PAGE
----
Buy ads on Rush Limbaugh's radio show and other talk-radio formats in rural and small-town markets; buy time on Fox News in small cable systems. Advertise on county music stations and Christian stations, and if you do so, honor your audience. As the old saying goes, put the hay where the cows can reach it.
4.) Explain all this in plain, blunt, nonpartisan terms. No exaggeration, no condescension. Make no claim that cannot be fully substantiated, don't get personal and don't force people to retreat into tribal emotions. If possible, find spokespersons for your message who have credibility in the communities that you're attempting to reach. And remember that voters won't have faith in you if you don't have faith in them.
Put another way, appeal to voters' hope and to their better natures, not to fear and hate. Give them a fact-based, rational explanation for their problems that serves as an alternative to the subtle and increasingly not-so-subtle appeals to racism used by some on the right. On immigration, to cite another example, talk to people in small towns and rural communities about the Mexican immigrant families that have put down roots there, the people who have earned a respected place in that community through hard work and honesty but are now threatened with deportation.
Those connections are there; they run deeper and stronger in smaller communities than in cities and suburbs, where it is possible to withdraw into enclaves. And many people want to honor those connections.
Such an approach may not win a lot more congressional seats, at least not initially. Remember, that's not your goal. You're not trying to win a particular race, in a particular election cycle. You are planting little information seeds, seeds of doubt and curiosity. And by doing so, maybe you raise the political cost for a local congressman who is inclined to retreat into right-wing extremism; maybe you create room for that politician to moderate, to compromise, if that's her intention. Maybe you open ears and minds just a bit.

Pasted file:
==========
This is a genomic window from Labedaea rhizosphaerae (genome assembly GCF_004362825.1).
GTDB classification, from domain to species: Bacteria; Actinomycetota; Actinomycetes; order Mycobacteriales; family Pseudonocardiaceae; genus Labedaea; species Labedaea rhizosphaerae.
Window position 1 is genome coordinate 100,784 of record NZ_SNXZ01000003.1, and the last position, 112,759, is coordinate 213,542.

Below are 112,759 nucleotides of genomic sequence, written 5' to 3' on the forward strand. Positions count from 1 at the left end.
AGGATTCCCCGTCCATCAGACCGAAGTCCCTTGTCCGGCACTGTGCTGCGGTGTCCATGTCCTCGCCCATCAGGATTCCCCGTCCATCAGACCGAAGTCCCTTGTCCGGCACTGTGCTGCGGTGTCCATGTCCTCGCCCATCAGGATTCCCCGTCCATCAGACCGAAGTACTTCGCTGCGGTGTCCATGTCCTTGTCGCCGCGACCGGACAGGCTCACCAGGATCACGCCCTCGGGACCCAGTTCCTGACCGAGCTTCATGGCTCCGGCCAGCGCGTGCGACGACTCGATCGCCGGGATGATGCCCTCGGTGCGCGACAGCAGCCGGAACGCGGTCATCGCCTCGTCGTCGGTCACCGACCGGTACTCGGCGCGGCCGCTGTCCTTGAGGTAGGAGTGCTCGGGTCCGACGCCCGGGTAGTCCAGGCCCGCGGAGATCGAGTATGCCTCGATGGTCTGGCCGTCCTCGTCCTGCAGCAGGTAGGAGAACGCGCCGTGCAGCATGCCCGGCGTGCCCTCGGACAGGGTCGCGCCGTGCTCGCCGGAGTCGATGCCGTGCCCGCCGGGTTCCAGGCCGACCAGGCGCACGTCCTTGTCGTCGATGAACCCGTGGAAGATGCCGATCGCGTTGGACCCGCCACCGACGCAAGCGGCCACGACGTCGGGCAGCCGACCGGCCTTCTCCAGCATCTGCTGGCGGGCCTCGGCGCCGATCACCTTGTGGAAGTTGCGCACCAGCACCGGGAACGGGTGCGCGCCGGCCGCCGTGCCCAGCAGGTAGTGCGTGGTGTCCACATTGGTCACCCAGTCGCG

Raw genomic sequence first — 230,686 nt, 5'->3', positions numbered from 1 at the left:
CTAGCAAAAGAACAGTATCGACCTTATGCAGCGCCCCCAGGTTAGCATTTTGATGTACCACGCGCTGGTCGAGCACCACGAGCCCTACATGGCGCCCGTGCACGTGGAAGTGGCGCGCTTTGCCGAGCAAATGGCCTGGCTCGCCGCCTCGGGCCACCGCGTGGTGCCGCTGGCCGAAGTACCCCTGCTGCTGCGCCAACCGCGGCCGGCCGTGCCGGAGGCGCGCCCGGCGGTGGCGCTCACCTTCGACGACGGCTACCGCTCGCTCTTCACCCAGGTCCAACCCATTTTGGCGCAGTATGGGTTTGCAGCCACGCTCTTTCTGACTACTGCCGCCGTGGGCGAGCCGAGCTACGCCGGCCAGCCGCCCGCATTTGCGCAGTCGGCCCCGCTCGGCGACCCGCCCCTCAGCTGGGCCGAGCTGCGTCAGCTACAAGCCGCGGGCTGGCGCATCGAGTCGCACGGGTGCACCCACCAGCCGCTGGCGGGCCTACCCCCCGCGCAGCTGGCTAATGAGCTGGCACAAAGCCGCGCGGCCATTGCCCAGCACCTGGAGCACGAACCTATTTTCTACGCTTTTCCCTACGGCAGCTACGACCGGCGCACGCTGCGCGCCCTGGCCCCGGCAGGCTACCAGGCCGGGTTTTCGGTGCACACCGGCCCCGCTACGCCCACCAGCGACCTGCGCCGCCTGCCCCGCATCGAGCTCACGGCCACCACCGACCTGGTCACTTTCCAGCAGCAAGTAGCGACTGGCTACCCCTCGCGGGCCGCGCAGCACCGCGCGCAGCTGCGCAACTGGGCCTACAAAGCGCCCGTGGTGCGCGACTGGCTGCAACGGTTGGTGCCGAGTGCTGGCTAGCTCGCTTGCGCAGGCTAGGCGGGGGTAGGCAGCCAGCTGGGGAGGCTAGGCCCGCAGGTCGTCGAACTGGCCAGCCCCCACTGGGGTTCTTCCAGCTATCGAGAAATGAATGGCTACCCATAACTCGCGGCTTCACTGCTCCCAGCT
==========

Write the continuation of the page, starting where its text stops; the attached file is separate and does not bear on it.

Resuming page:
Again, this kind of outreach does not need to be expensive. Run some pilot projects. Pick a dozen red congressional districts around the country, try this low-key, sustained informational approach and see whether it moves the polling needle. Adjust as necessary.
I come from a white working class background. I've spent most of my professional life covering politics here in deep-red Georgia. And I get frustrated when I read or hear liberals complain that certain voters just don't recognize their own self interests, when in fact no real attempt has been made to expose that audience to your argument, in terms that hit home with them.